I met this interesting guy named Tom Welsh. About 8 or 9 months ago, Wally Reston, the senior mixologist at McCarthy’s restaurant here in Elkhart, came to me one evening, while Mrs. Tiedemann and I were having dinner at McCarthy’s.
Wally said that he had a friend named Tom Welsh who had heard of our wine company, was also very passionate about wine, and was interested in becoming involved in the wine business at some point. Wally wondered if it would be ok for Tom to contact me to arrange a meeting to discuss our wine company and opportunities that might exist for him in the wine business/industry and talk shop.
I am always happy and eager to talk about wine. My response, of course, was to have Tom call me. Over the following weeks, Tom and I tried to arrange a meeting but could never get our schedules to match. One of Tom’s messages indicated he would be traveling and would call when he returned. I didn’t really think too much about the message as it was a courteous note to let me know that he would call me when he returned from his trip – pretty standard stuff.
Several days later, I received another voicemail message from Tom, saying he had hoped to reach me. However, he was in South Africa, getting on a plane and I wouldn’t be able to call him back at that number. He would call again in a couple of days. I thought to myself, wow, this guy gets around. South Bend one day, South Africa the next. Finally, one snowy Saturday afternoon in early February, Tom and I finally got together at my office for a chat about wine.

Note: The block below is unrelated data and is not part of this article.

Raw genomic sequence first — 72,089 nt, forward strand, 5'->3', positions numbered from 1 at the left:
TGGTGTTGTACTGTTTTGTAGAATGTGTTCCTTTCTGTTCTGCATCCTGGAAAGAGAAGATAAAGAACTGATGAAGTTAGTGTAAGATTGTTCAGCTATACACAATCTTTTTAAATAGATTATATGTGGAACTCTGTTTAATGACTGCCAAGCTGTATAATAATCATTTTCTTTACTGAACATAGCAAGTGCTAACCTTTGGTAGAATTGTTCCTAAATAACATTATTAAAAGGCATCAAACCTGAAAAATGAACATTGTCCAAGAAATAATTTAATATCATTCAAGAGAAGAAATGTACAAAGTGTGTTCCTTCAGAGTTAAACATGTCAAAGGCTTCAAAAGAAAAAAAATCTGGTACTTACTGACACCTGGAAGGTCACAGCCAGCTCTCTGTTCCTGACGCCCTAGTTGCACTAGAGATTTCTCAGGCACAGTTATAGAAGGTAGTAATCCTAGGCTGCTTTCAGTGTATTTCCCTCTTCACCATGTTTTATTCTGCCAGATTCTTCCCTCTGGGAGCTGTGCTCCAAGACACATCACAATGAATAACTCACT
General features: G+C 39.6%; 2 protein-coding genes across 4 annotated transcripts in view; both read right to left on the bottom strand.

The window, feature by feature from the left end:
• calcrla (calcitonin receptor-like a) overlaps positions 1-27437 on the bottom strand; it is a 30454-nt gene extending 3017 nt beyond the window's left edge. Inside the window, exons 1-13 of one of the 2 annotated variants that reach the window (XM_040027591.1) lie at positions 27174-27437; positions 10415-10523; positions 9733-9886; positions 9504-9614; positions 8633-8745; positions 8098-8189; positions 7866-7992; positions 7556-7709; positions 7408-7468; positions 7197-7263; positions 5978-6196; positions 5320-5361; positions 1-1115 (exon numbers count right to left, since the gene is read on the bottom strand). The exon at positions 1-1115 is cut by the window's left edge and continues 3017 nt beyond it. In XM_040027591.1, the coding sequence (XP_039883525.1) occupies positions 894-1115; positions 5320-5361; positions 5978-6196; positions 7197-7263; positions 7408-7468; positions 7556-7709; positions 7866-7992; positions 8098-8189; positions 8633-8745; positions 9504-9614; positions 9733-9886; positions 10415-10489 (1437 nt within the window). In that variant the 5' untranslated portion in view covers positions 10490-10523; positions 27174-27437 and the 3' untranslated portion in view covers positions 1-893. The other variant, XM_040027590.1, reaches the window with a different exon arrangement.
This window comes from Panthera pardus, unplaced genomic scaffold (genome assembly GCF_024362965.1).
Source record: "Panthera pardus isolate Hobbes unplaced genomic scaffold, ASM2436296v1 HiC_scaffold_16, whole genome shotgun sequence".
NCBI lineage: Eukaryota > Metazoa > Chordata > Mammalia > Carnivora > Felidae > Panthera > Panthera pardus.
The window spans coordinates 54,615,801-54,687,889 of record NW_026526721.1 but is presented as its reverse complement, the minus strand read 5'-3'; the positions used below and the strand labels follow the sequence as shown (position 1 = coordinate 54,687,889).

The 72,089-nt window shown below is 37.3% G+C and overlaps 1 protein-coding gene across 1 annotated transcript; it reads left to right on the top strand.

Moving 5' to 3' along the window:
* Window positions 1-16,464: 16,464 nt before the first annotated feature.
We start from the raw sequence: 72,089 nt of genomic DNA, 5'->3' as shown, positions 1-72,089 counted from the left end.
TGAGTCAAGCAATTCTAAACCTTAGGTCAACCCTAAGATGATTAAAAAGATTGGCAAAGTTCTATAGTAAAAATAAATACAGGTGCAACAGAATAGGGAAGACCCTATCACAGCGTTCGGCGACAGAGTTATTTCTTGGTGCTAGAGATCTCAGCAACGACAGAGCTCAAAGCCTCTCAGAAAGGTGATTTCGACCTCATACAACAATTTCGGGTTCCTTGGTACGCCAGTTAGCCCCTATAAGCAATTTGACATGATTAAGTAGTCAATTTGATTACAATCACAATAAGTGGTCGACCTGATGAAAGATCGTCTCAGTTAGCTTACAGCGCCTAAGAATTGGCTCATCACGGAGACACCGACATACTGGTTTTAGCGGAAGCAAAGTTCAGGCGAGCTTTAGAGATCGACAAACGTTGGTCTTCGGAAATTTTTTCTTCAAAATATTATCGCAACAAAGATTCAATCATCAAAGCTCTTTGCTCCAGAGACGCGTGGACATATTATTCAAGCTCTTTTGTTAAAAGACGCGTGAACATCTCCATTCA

I have come to learn that Tom is a very interesting and nice guy and yes, quite passionate about wine.
Who is Tom Welsh?
Let me provide a little background information about Tom and his professional career before we discuss his interest in wine.
Tom was born and raised in South Bend but has lived elsewhere (not only in the U.S. but also around the world) since 1979. Professionally Tom has been involved in the restaurant and hospitality industry for most of his professional career.
One day in 1983, Tom says he answered a one-line ad that read “Restaurant management experience for overseas employment.” He says he imaged London, Paris, etc. He applied, got the job and a few weeks later was in Sudan. Not quite the same as Paris or London.
Today, Tom works for a company called CIS (Catering International & Services), headquartered in Marseille, France. CIS provides an array of services to the oil, gas, mining and construction industries for their remote sites around the world. They provide catering, site services, facility management and supply chain management for their customer’s employees wherever the services might be needed, be it an oil rig, remote site in the middle of a desert or in a mountain range.